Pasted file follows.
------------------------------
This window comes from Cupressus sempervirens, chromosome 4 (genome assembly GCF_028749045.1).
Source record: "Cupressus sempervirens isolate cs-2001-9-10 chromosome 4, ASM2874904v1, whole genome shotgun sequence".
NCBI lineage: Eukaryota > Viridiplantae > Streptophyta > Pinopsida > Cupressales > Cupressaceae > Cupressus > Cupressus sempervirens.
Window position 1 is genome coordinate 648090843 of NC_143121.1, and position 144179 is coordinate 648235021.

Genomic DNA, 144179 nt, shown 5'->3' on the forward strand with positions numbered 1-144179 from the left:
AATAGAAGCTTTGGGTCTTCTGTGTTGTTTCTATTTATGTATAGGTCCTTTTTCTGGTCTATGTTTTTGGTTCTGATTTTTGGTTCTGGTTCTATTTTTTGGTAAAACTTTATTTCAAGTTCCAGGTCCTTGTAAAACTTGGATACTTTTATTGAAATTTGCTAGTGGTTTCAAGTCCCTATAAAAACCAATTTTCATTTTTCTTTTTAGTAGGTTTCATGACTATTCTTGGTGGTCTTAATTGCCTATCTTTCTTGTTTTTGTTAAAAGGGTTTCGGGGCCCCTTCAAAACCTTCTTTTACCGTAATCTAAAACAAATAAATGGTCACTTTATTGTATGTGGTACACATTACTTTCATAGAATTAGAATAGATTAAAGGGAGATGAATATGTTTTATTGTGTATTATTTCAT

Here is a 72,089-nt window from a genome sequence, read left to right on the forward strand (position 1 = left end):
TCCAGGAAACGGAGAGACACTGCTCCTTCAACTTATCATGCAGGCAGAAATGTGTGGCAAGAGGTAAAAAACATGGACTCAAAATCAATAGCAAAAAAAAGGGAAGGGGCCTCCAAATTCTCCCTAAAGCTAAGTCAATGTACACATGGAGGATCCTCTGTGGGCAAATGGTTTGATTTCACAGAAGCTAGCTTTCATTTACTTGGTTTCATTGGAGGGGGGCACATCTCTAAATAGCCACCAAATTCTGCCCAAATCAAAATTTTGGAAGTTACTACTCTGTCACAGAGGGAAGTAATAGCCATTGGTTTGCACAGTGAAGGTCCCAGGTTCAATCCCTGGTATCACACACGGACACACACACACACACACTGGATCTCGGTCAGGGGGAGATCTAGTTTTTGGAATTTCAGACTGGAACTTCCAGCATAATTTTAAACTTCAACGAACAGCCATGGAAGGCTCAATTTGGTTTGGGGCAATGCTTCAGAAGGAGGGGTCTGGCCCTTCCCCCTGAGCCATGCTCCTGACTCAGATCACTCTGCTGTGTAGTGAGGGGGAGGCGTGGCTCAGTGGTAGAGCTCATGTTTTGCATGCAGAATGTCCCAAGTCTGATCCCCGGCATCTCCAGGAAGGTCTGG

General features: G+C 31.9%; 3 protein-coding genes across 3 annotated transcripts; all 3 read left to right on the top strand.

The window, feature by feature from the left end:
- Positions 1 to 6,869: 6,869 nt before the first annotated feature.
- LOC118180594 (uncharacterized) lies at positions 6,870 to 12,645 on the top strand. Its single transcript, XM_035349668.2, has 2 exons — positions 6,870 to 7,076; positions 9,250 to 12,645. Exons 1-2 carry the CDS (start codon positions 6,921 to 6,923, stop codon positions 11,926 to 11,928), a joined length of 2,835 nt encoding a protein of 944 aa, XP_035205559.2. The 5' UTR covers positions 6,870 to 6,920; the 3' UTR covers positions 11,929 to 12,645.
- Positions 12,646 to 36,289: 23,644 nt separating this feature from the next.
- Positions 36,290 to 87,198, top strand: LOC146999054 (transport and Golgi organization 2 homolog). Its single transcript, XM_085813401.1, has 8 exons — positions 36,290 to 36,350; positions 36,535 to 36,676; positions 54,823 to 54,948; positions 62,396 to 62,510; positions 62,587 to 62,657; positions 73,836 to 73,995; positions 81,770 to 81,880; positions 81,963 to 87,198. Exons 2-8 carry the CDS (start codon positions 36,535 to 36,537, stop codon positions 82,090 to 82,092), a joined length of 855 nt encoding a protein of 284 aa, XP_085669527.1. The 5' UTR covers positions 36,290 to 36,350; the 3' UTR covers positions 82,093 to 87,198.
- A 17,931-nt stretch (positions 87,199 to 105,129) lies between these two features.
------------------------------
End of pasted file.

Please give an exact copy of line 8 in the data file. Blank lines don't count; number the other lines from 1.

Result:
TCCAGGAAACGGAGAGACACTGCTCCTTCAACTTATCATGCAGGCAGAAATGTGTGGCAAGAGGTAAAAAACATGGACTCAAAATCAATAGCAAAAAAAAGGGAAGGGGCCTCCAAATTCTCCCTAAAGCTAAGTCAATGTACACATGGAGGATCCTCTGTGGGCAAATGGTTTGATTTCACAGAAGCTAGCTTTCATTTACTTGGTTTCATTGGAGGGGGGCACATCTCTAAATAGCCACCAAATTCTGCCCAAATCAAAATTTTGGAAGTTACTACTCTGTCACAGAGGGAAGTAATAGCCATTGGTTTGCACAGTGAAGGTCCCAGGTTCAATCCCTGGTATCACACACGGACACACACACACACACACTGGATCTCGGTCAGGGGGAGATCTAGTTTTTGGAATTTCAGACTGGAACTTCCAGCATAATTTTAAACTTCAACGAACAGCCATGGAAGGCTCAATTTGGTTTGGGGCAATGCTTCAGAAGGAGGGGTCTGGCCCTTCCCCCTGAGCCATGCTCCTGACTCAGATCACTCTGCTGTGTAGTGAGGGGGAGGCGTGGCTCAGTGGTAGAGCTCATGTTTTGCATGCAGAATGTCCCAAGTCTGATCCCCGGCATCTCCAGGAAGGTCTGG